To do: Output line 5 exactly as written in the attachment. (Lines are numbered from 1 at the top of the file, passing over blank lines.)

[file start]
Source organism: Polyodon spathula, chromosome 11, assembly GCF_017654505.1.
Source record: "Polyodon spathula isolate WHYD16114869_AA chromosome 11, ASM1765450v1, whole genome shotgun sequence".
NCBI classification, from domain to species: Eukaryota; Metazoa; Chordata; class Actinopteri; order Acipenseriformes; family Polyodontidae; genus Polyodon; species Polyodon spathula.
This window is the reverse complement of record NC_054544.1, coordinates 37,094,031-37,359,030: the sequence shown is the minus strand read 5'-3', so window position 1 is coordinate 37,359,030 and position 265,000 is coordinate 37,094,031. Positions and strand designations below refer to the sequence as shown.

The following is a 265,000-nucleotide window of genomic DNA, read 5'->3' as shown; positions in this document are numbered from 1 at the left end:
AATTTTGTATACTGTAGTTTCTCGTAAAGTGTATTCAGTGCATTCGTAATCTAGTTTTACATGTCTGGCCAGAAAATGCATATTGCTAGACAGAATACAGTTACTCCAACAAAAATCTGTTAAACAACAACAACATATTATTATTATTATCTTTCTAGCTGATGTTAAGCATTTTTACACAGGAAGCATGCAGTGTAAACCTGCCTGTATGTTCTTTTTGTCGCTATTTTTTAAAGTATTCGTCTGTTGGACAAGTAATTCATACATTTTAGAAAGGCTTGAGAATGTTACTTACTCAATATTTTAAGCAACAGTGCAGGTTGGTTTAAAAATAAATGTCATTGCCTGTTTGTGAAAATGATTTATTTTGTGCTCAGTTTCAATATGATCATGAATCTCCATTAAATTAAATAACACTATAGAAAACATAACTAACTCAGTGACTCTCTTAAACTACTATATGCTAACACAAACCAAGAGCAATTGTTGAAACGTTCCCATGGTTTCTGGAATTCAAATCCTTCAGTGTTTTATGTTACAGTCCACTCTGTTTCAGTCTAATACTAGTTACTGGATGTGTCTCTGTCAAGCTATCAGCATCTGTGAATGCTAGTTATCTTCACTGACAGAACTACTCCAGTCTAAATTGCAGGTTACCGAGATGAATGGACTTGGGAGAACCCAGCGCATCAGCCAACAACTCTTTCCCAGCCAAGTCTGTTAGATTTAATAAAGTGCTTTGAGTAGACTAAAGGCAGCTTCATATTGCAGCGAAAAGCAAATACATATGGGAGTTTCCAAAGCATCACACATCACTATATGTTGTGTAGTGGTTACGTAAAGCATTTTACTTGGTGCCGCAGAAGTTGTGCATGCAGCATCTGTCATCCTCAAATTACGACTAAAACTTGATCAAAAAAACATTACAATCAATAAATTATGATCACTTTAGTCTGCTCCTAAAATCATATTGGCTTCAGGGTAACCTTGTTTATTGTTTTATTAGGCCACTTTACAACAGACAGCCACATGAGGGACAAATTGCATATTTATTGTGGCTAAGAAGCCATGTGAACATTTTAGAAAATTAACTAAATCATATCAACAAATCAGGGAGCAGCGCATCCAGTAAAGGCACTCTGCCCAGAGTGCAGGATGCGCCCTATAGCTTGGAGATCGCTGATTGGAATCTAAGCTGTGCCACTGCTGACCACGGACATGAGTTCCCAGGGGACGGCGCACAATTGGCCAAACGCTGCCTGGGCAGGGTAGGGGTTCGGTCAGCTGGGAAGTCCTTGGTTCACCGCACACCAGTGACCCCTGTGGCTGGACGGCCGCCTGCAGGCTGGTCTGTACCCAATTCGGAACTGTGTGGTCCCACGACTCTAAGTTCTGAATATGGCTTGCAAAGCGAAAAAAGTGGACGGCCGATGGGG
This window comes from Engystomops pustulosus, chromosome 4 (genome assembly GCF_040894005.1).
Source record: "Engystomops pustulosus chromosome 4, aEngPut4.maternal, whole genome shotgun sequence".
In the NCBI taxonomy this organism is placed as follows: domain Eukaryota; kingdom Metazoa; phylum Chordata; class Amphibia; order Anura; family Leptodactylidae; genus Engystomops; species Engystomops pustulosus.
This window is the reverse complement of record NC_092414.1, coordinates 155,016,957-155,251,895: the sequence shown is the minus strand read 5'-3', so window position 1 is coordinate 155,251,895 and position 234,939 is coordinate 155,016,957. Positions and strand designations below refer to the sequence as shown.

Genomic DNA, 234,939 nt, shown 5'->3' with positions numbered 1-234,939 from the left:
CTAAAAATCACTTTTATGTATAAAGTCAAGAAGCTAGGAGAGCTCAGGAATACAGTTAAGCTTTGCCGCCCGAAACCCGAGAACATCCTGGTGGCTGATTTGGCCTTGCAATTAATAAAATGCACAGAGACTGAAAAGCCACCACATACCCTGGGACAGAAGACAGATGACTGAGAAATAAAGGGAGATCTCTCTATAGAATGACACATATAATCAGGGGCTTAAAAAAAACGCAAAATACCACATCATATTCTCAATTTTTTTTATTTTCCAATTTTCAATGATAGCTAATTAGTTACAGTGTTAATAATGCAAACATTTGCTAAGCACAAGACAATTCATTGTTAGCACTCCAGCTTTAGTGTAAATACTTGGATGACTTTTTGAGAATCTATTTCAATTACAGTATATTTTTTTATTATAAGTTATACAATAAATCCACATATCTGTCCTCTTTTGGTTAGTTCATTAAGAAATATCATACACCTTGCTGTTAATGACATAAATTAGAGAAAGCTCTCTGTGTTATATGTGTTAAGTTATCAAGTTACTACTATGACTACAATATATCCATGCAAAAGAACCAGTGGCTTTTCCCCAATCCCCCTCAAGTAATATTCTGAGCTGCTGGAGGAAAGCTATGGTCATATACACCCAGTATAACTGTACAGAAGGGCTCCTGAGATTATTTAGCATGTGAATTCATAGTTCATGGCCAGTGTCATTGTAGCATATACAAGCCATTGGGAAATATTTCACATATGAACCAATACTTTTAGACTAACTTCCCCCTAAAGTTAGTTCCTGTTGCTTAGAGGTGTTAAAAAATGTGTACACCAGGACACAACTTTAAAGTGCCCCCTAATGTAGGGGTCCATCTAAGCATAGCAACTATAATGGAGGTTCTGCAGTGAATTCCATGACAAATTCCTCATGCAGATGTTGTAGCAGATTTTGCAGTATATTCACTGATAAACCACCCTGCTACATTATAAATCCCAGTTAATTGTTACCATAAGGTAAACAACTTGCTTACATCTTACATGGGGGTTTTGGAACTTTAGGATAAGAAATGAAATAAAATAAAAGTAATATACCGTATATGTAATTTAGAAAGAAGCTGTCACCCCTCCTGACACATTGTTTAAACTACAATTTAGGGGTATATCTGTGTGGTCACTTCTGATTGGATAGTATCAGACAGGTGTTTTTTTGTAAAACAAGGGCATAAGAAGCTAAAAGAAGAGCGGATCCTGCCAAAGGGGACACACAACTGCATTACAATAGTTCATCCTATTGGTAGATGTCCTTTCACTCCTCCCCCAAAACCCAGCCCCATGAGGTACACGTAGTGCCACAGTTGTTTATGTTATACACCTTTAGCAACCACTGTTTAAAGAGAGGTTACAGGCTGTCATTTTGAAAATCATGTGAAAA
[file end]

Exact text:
The following is a 265,000-nucleotide window of genomic DNA, read 5'->3' as shown; positions in this document are numbered from 1 at the left end: